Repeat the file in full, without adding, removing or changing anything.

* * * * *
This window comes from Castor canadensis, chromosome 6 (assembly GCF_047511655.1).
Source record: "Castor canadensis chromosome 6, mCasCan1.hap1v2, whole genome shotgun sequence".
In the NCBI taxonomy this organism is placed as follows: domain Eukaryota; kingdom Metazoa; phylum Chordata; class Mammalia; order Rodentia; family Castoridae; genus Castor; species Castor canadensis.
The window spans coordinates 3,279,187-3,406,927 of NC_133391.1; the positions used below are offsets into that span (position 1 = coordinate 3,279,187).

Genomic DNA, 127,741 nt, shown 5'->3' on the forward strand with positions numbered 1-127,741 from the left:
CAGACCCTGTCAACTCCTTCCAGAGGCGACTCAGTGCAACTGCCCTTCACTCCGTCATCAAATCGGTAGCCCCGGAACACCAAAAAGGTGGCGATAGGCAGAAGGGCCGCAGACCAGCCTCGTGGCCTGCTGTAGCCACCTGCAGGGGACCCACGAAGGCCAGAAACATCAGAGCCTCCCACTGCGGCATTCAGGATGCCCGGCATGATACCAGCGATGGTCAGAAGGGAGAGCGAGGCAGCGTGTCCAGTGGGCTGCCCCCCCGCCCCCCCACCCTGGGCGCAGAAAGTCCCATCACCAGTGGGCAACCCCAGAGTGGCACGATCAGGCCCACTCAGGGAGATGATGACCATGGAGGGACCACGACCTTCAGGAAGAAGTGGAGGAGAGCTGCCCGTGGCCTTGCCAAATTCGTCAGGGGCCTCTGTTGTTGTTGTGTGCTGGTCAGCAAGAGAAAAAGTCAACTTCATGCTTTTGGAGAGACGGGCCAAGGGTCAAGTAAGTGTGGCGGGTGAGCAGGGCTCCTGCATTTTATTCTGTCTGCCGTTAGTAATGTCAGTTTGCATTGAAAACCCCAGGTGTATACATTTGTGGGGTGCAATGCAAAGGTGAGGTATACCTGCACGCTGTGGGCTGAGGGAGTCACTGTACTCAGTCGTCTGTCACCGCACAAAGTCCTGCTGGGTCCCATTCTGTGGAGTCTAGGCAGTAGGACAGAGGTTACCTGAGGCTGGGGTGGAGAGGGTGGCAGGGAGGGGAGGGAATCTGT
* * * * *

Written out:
This window comes from Castor canadensis, chromosome 6 (assembly GCF_047511655.1).
Source record: "Castor canadensis chromosome 6, mCasCan1.hap1v2, whole genome shotgun sequence".
In the NCBI taxonomy this organism is placed as follows: domain Eukaryota; kingdom Metazoa; phylum Chordata; class Mammalia; order Rodentia; family Castoridae; genus Castor; species Castor canadensis.
The window spans coordinates 3,279,187-3,406,927 of NC_133391.1; the positions used below are offsets into that span (position 1 = coordinate 3,279,187).

Genomic DNA, 127,741 nt, shown 5'->3' on the forward strand with positions numbered 1-127,741 from the left:
CAGACCCTGTCAACTCCTTCCAGAGGCGACTCAGTGCAACTGCCCTTCACTCCGTCATCAAATCGGTAGCCCCGGAACACCAAAAAGGTGGCGATAGGCAGAAGGGCCGCAGACCAGCCTCGTGGCCTGCTGTAGCCACCTGCAGGGGACCCACGAAGGCCAGAAACATCAGAGCCTCCCACTGCGGCATTCAGGATGCCCGGCATGATACCAGCGATGGTCAGAAGGGAGAGCGAGGCAGCGTGTCCAGTGGGCTGCCCCCCCGCCCCCCCACCCTGGGCGCAGAAAGTCCCATCACCAGTGGGCAACCCCAGAGTGGCACGATCAGGCCCACTCAGGGAGATGATGACCATGGAGGGACCACGACCTTCAGGAAGAAGTGGAGGAGAGCTGCCCGTGGCCTTGCCAAATTCGTCAGGGGCCTCTGTTGTTGTTGTGTGCTGGTCAGCAAGAGAAAAAGTCAACTTCATGCTTTTGGAGAGACGGGCCAAGGGTCAAGTAAGTGTGGCGGGTGAGCAGGGCTCCTGCATTTTATTCTGTCTGCCGTTAGTAATGTCAGTTTGCATTGAAAACCCCAGGTGTATACATTTGTGGGGTGCAATGCAAAGGTGAGGTATACCTGCACGCTGTGGGCTGAGGGAGTCACTGTACTCAGTCGTCTGTCACCGCACAAAGTCCTGCTGGGTCCCATTCTGTGGAGTCTAGGCAGTAGGACAGAGGTTACCTGAGGCTGGGGTGGAGAGGGTGGCAGGGAGGGGAGGGAATCTGT